September 19 Main Slate Pitching Thoughts
Ever have one of those weeks where work and personal and family obligations hit you all at one time? That was me last week! I’m trying to go strong on my pitching thoughts all the way to the finish of the season (before turning my focus to hockey!), and last week, all kinds of other stuff got in the way of that. I’m still here, and I’m back for a Monday slate! I know many of you have turned your focus to football, and so you have a little less time to look at baseball. Let me help fill that gap for you today!
Onto the slate!
The Game: SF Giants (Bumgarner) @ LA Dodgers (Kershaw):
Your top two pitching options tonight have both pretty juicy matchups. They are both priced about the same, Madison Bumgarner at $12,600 and Clayton Kershaw at $12,500. This is a game we need to look at pretty closely.
Let’s start with Bumgarner. The first thing you have is “an elite lefty against the Dodgers.” The Dodgers have been pretty awful this year against lefties. Much of that is because they have a slew of left-handed hitters, and they are all worse in that L/L matchup. But the K upside increases, and the damage downside decreases, making MB enticing simply because he throws with his left hand. Throw on the fact that Bumgarner is elite himself (27.7% K rate and numerous other stats I could, but won’t, mention) and is pitching in LA, which is a tough place to hit at night, and this looks really good.
There are a few things which concern me, though. First of all, one of Bumgarner’s biggest strengths is his IPs. He’s a good bet for 6+ every time out and, in fact, averages 6 2/3 IP per start. Which is amazing. Since the start of August, though, that has fallen to just barely over 6. That includes 3 outings where he only went 5 innings (and failed to get to 100 pitches in each of those—something that had happened just once since the start of May). This limits his upside a small bit. Second, obviously going up against Kershaw, the win chance is diminished. Finally, he has pitched twice in LA this year (back in April and a month ago), and neither line was very inspiring. In fact, they were two of his worst outings this year. These are not massive red flags, but they are things you should consider.
As for Kershaw, the case for him is much stronger. He comes in at virtually the same price, which for him is a pretty nice discount. The Giants are a light-hitting bunch, by and large, and that’s been particularly true when playing on the road in LA this year (6 games, .206 BA, .271 SLG, 20.3% K rate (which is higher than their season average)). Kershaw has been lights out since returning from injury, though his IPs have been low first because of pitch count, and then because of rain delay. I don’t expect either will be an issue tonight. His SwStr% is an insane 15.8%, and his K rate is a similarly insane 32.8%. He strikes out 40% of the lefties he faces, and he has a ground ball rate over 50%. He walks no one. The only warning flag is (potentially) that SF Ks less versus lefties than one might like to see (a low 18%). Kershaw, though, is matchup-proof; he went 8 innings and struck out 13 against the Giants back in June. I have no concerns tonight.
What do you do? Kershaw will be popular tonight, as he should be. Usually, you have to pay $13k+ or even $14k+ to get him, so $12,500 is nice, and this is a great matchup, too. I don’t like Bumgarner as much, though he has a high floor and nearly as high an upside. You won’t be alone in pairing them both, if you did that, but I don’t recommend it tonight. In the end, either is fine for cash or GPPs, but I strongly prefer Kershaw. He’s a good play tonight, despite his popularity.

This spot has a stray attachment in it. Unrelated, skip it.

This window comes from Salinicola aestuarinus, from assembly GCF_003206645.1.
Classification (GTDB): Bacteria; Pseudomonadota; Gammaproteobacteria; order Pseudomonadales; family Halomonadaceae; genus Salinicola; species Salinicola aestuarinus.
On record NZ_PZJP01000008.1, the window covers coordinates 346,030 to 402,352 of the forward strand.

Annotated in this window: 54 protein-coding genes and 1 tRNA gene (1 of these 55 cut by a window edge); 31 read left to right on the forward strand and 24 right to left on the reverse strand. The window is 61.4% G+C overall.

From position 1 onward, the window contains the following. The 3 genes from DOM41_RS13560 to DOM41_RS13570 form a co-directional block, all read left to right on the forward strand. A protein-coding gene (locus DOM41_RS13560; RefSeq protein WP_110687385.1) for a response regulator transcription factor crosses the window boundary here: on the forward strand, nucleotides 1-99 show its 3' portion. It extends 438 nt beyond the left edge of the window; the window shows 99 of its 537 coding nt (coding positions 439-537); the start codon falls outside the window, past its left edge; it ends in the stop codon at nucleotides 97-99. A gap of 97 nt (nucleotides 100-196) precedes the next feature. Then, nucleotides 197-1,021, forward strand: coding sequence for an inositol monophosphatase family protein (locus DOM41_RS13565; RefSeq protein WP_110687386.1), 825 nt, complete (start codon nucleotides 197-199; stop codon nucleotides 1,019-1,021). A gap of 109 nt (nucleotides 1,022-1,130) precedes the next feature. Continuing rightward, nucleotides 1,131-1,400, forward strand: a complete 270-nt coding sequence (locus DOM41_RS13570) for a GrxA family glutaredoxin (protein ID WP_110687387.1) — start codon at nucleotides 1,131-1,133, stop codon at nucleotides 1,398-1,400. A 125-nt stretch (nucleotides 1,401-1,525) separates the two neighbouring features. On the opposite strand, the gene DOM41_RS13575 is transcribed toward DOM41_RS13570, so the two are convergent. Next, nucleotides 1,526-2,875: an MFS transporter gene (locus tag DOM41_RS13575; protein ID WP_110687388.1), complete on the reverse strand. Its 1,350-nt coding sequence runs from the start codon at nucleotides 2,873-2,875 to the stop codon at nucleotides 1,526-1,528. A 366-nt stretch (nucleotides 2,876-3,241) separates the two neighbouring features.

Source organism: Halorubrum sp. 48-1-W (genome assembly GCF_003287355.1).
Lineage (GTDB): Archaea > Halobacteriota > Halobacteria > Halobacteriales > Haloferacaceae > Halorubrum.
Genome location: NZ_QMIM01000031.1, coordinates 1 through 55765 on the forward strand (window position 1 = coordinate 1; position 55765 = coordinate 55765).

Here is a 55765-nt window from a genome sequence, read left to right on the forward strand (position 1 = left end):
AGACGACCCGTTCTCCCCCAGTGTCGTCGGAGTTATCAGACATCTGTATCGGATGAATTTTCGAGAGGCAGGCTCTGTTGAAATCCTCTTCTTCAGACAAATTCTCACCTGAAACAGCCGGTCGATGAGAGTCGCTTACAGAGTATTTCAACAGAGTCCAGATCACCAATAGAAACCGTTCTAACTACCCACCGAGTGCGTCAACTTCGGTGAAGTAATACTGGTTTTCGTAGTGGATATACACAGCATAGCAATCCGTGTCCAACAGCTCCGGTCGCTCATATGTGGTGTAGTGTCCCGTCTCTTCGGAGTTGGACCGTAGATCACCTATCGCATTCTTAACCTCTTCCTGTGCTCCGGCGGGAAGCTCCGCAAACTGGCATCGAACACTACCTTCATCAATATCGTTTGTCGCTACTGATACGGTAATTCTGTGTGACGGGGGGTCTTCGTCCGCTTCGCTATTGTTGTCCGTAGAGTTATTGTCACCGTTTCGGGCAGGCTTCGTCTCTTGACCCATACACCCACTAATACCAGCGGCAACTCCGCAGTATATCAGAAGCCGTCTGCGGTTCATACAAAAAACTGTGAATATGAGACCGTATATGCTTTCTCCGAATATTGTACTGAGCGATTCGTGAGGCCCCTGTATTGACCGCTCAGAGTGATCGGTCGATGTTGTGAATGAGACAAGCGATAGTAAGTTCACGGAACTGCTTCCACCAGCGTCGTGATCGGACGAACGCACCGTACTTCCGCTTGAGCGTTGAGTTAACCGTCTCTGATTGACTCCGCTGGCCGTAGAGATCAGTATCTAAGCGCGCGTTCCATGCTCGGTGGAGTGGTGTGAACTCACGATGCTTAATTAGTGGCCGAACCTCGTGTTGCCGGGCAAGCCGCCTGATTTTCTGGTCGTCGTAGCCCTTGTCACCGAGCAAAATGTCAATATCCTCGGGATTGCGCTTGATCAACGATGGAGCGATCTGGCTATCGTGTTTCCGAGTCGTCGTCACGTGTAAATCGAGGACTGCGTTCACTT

Every other game:
Noah Syndergaard ($11,600): He makes for a great pivot from either Kershaw or Bumgarner. His SwStr% (14.5%) and his K rate (29.3%) clock in just behind Kershaw, his batted ball profile is similar (lower Hard-hit%, similar GB%), and he has an even better matchup against the lowly Braves. Really, the only thing making him “not Kershaw” tonight is his walks. Though Thor keeps a very nice walk rate, Kershaw is other-worldly. At $11,600, you do get a small discount. Somewhat remarkably, he has yet to pitch against his division foe this year, but I see nothing in this matchup that frightens me even a little. If there is something that will depress Kershaw and/or Bumgarner’s ownership tonight, it’s Syndergaard. Very strong play for cash or GPPs. None of these three plays, though, qualify as “contrarian” (except maybe MadBum), but they don’t need to, even for GPPs.
Rick Porcello ($9,700): After the “big 3,” there’s a pretty big drop-off in salary, and until you get a bit lower, I expect there to be a big drop-off in ownership level, too. Porcello is the first victim, but low ownership may be a mistake. Certainly, he does not have quite the same K upside—as he was and is a pitch-to-contact guy—but he has finally become the pitcher the Tigers had hoped they were getting when they got him a number of years ago. His numbers suggest he has gotten a bit “lucky” this year (hard-hit rate of 31.1% but a HR/FB% of 9.1%), but he’s been very solid, and faces a BAL team that can strike out. They can also, hit for power, of course, which makes this a riskier proposition. You can look at his last start to see what’s possible: 8 IP, 4 hits, 1 R, 6 Ks (25.6 DK pts) against this same BAL team (took the loss). The weather is a bit of a wildcard here tonight, but Porcello is on fire, and there’s a lot of lower-owned upside to be had here. I like him better for cash than GPPs, but 30 points isn’t out of the question.
Carlos Martinez ($8,300): Another big price drop, though is one is Coors-based. It’s worth digging into his numbers a little bit because you can expect ownership to be next to nothing. Generally speaking, Coors is dangerous for guys who allow lots of hard hits, lots of fly balls, and/or who don’t strike out a lot. Pitchers who do better tend to do the opposites of those things: they don’t allow many hard hits, they keep the ball on the ground, and they can get Ks.
How does Carlos Martinez stack up? Pretty well. He has a SwStr rate of 9% this year and a K rate of 20.9%. Not elite, but solid, and he has been flashing his elite K abilities from time to time (over his last 4 starts, he’s bumped his average up significantly). His ground ball rate is 55.8%, which is excellent. His hard-hit rate is 28.7%, which is pretty good (league average is 31.5%). He has just one career start in Coors (last year), where he went 6.1, yielding 8 hits, 1 BB, 2 runs, and getting 4 Ks with a win (16.85 pts). I see a similar line as being probable and perhaps 20+ points as his upside. He’s a big risk for GPPs, but for me, the bigger risk is that he’ll rack up ground ball outs rather than Ks. If you think the Ks will be there—or could be there—then he makes for a good GPP play.
Taijuan Walker ($8,100): I hope you played him last start like I suggested might be a good idea! I think his price hasn’t come up enough for his skill set, now that he has apparently turned things around. I’m not saying he’ll go out and throw another CGSO—as TOR is significantly more dangerous than LAA—but his K upside is still there, and he’s got a friendly ballpark. Given who else is on the slate tonight, I think this might be the last chance you get to grab him at low-ish ownership.